In April, when the US government postponed a report that could have labelled China a “currency manipulator”, the world heaved a sigh of relief. Perhaps this would give Chinese leaders the political space to unilaterally consider currency reform, instead of stoking bilateral tension. The ball was in China’s court.
By some accounts, China is ready to hit the ball. According to China’s central bank on Saturday, it appears set to “proceed further with reform of the RMB exchange rate regime and to enhance the RMB exchange rate flexibility”.
It’s still unclear what exactly China will do: What seems most likely is that the central bank will give up the dollar peg it has had in place since mid-2008, and move back to pegging the yuan to a basket of currencies, as it did between 2005 and 2008.
Given how adept Beijing policymakers have become at gaming the global system, we won’t rule out short-term tactics behind this announcement. The Group of 20 summit in Canada this week is bound to focus attention on the undervalued yuan; Beijing, which spent most of last week squirming under pressure, is now going to earn plaudits. What’s more, the euro crisis has hurt China’s competitiveness in that continent: As the euro falls against the dollar, the yuan pegged to the dollar has risen against the euro. A basket of currencies including the euro helps then.
But if China is sincere about long-term currency reform, then there is a strategic move at hand—a praiseworthy one, integral to global rebalancing. Earlier this month, as manufacturers in China announced wage hikes, Beijing gave strong indications that it would transition away from the low-wage export model that has powered its economy for the last 25 years. Savings, whose excess has so far skewed the economy, will thankfully fall.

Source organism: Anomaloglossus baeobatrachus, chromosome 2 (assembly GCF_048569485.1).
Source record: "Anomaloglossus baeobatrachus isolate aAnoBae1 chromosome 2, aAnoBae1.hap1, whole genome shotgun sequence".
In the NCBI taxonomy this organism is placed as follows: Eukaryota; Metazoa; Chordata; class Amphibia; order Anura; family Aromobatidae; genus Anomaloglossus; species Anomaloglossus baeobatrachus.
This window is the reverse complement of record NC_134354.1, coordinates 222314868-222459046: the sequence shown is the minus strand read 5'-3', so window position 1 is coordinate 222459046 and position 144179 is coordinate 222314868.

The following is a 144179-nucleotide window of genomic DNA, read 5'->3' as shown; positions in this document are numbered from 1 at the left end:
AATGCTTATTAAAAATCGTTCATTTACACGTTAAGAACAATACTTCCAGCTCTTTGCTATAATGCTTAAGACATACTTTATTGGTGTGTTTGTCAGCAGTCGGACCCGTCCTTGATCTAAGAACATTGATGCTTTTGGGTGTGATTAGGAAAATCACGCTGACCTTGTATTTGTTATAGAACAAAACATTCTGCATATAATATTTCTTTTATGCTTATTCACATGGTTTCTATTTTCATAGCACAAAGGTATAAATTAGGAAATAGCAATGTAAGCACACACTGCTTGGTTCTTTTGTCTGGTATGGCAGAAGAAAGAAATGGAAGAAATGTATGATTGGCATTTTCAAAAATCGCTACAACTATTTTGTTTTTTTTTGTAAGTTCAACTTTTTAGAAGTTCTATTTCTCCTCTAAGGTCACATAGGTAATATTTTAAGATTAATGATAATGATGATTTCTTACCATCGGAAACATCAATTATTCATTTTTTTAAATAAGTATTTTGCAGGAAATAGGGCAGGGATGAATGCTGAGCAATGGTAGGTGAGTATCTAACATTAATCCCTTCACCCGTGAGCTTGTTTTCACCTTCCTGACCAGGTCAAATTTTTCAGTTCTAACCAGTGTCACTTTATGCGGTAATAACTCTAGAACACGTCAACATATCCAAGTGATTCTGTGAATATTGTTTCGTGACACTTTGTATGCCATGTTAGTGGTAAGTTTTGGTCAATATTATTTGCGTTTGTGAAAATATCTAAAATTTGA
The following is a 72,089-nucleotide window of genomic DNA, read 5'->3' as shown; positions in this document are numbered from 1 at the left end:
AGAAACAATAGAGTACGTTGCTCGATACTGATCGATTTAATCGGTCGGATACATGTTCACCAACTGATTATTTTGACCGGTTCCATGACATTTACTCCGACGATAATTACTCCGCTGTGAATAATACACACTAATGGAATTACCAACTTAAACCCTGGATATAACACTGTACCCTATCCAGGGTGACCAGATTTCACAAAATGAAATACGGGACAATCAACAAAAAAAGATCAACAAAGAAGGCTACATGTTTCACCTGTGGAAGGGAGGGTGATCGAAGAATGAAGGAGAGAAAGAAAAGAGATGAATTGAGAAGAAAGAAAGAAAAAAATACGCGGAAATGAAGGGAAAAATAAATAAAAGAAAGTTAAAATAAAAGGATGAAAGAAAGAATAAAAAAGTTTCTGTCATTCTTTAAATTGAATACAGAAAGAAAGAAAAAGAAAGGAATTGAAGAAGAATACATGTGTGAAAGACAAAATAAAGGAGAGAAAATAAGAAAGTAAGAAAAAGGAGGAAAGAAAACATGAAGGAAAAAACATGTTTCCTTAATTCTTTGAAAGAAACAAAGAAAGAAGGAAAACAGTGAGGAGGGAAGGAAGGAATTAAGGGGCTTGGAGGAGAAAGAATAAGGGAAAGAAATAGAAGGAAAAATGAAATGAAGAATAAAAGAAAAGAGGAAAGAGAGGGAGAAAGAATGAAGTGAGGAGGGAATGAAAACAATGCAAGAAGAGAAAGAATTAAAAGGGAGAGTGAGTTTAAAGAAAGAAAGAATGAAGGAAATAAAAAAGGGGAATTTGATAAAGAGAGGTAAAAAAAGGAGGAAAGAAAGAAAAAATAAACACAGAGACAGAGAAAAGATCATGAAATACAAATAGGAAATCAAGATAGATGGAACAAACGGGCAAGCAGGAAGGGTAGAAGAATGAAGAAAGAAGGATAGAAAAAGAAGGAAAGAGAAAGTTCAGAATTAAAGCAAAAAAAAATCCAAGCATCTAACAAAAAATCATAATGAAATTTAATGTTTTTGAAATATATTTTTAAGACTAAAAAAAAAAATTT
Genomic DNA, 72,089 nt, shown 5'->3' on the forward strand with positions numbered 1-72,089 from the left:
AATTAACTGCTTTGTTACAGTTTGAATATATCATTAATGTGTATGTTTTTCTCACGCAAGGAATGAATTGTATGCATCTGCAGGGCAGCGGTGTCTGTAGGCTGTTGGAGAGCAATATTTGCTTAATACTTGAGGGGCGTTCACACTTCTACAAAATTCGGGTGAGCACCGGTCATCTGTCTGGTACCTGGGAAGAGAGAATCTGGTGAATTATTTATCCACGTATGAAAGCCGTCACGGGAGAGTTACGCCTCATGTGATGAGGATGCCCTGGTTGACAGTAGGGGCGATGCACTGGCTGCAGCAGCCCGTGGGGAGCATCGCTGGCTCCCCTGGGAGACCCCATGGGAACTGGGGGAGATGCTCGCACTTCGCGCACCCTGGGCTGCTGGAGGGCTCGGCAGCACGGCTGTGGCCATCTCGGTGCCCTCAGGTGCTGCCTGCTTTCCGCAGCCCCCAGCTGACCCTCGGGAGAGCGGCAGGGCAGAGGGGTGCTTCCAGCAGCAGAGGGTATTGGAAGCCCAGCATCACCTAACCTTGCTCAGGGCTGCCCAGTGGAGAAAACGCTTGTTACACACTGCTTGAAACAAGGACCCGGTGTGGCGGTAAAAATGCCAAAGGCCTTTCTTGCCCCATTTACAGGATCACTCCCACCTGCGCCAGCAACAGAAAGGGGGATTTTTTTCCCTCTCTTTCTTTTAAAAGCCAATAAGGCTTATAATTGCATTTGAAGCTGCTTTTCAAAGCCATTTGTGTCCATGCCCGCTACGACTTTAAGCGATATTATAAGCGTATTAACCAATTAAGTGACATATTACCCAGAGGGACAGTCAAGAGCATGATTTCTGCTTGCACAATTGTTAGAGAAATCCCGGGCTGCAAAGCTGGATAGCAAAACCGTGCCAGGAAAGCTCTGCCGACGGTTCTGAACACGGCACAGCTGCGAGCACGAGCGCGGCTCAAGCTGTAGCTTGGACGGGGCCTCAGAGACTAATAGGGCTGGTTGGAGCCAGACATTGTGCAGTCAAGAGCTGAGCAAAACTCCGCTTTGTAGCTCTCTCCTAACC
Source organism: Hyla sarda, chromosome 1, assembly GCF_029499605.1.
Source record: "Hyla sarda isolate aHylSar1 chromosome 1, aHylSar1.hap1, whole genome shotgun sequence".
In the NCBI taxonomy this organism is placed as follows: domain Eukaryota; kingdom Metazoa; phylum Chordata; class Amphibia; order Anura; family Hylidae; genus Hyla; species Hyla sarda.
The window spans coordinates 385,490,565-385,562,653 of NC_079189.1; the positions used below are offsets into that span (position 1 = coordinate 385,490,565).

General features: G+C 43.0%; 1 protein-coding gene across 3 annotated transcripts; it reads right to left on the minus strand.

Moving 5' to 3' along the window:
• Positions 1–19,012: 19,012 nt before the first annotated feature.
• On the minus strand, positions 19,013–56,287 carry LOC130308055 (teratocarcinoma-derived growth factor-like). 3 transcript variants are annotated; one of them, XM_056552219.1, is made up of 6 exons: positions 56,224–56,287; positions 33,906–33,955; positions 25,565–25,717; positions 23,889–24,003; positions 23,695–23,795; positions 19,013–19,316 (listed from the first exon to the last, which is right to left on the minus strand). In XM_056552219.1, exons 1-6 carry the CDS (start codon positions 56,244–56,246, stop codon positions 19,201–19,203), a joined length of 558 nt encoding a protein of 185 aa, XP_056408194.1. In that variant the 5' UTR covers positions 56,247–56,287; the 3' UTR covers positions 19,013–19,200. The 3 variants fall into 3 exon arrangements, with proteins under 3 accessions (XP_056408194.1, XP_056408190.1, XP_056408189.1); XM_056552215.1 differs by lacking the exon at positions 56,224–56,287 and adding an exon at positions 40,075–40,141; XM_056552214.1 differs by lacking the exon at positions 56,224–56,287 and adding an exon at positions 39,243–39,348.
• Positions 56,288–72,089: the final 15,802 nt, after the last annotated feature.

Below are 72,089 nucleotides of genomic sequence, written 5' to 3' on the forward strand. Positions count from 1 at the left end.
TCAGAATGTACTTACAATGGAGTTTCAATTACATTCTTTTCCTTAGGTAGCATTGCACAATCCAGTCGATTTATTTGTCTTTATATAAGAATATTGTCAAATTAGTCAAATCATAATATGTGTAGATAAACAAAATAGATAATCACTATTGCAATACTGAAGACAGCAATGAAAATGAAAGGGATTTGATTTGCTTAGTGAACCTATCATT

None of this rebalancing will occur overnight, and we shouldn’t expect otherwise. The central bank has cautioned, as it did again on Sunday, that exchange-rate reform would be gradual, without one-off adjustments or large appreciations.
So global leaders should consider giving China some room for adjustment. In the meantime, we’d suggest they focus on the other side of the imbalance.
In fact, the ball is now back in the West’s court. But with an anaemic and possibly jobless recovery in the US, not to mention a full-blown European crisis, the Federal Reserve is in no mood to raise interest rates—until 2012, as a Fed researcher recently argued. Perhaps it’s China’s turn to label the US an “interest-rate manipulator”.
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